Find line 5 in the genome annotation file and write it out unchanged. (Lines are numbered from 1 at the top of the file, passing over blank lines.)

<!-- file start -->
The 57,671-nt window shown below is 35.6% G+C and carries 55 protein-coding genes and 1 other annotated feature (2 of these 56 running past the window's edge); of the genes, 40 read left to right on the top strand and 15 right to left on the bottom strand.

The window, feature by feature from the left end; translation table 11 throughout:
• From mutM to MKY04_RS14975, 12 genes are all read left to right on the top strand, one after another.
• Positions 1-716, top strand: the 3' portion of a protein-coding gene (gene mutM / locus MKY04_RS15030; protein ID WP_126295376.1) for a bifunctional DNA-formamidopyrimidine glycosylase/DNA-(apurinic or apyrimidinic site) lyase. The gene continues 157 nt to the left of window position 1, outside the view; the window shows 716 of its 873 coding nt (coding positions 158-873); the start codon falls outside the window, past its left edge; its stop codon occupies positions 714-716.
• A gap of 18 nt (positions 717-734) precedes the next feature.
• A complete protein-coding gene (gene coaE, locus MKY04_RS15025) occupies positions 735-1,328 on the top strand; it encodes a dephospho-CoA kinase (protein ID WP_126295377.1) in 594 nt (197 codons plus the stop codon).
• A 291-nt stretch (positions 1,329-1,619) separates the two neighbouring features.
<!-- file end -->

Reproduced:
• A gap of 18 nt (positions 717-734) precedes the next feature.